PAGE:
Perhaps this is a result of spending more than half my life being the victim of sexual and physical abuse and assault. Perhaps it is the result of entering a relationship, when I was a teen, with someone who was twice my age and who took advantage of the fact that I was very troubled after growing up in the worst of dysfunction, someone who was in a position of authority in the small town where I resided. Perhaps this is a result of having people not believe me when I finally had the courage to come forward. Perhaps this is a result of having others say I asked for it or that I deserved it. Perhaps this is a result of having adults, ones who were suppose to protect me, testify on behalf of my abuser and call me a liar. But I know what it is like to be subjected to the, “We won’t believe it until you show us proof” thing that occurs in all of these situations where the person who is being accused of doing the abuse is well liked and trusted.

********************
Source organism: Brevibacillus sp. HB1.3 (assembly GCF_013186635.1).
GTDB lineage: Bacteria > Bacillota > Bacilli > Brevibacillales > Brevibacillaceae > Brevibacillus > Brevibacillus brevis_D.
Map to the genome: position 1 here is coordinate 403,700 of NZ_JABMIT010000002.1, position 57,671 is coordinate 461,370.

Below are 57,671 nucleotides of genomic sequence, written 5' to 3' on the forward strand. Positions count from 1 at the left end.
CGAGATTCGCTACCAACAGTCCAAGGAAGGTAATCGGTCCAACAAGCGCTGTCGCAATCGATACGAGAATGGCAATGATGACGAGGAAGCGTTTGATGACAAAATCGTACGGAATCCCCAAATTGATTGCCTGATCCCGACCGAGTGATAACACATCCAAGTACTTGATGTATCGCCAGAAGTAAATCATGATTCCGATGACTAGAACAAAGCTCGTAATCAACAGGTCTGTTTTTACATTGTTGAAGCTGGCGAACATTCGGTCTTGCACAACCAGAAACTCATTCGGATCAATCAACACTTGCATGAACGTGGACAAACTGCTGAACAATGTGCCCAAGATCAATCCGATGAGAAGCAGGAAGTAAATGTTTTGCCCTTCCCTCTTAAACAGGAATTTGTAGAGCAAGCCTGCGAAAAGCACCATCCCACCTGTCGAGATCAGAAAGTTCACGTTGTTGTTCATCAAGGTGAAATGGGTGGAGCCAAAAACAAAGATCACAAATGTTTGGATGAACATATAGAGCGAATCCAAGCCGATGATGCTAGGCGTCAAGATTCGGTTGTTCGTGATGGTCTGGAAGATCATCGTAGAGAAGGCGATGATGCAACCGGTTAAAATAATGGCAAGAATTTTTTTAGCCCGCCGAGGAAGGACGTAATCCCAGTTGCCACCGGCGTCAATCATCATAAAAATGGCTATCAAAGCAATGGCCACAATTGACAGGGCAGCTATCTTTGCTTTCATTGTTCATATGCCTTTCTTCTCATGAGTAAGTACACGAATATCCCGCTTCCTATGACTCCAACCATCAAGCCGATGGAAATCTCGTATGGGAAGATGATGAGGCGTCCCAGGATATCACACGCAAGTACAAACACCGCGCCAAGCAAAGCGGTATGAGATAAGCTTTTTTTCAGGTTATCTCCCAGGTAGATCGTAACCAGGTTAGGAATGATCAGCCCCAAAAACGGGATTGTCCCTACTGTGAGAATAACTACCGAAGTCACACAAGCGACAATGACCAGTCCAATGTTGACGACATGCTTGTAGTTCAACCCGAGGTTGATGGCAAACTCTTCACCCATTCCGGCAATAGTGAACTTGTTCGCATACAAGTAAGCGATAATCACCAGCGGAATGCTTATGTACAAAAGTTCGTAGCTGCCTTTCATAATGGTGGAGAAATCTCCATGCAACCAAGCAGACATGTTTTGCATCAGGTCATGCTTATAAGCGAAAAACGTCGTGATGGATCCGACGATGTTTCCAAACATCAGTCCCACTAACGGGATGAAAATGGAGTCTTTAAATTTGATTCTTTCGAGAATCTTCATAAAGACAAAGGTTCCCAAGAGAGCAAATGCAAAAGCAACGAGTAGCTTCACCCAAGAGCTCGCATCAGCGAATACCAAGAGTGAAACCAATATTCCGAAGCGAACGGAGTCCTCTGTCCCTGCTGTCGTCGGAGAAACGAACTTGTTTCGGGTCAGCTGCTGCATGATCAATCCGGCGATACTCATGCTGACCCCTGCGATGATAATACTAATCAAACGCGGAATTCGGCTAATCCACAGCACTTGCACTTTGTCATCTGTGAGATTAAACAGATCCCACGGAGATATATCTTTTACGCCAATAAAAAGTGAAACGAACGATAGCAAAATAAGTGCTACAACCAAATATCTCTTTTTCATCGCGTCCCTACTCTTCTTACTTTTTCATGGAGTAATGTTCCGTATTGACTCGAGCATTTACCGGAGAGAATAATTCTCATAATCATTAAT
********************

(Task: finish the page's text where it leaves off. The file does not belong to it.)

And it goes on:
But guess what public? You are not a court of law. You are not entitled to any proof. To demand it is re-victimising those who were brave enough to come forward. And because minors are involved, unless someone leaks their names, you will never get what you are looking for.

Do you have any understanding about how difficult it is to come forward in this situation? Do you know how much shame the victims feel, not only in this situation but all situations of abuse? Regardless if the abuser is the scum of the earth and people think, “I always thought there was something wrong with them” or if the abuser is the most liked person, the victims are already blaming themselves. The victims probably worried a great deal that no-one would believe them if they came forward and there is a chance the abuse went on for a very long time because of the inherent fear involved when coming forward.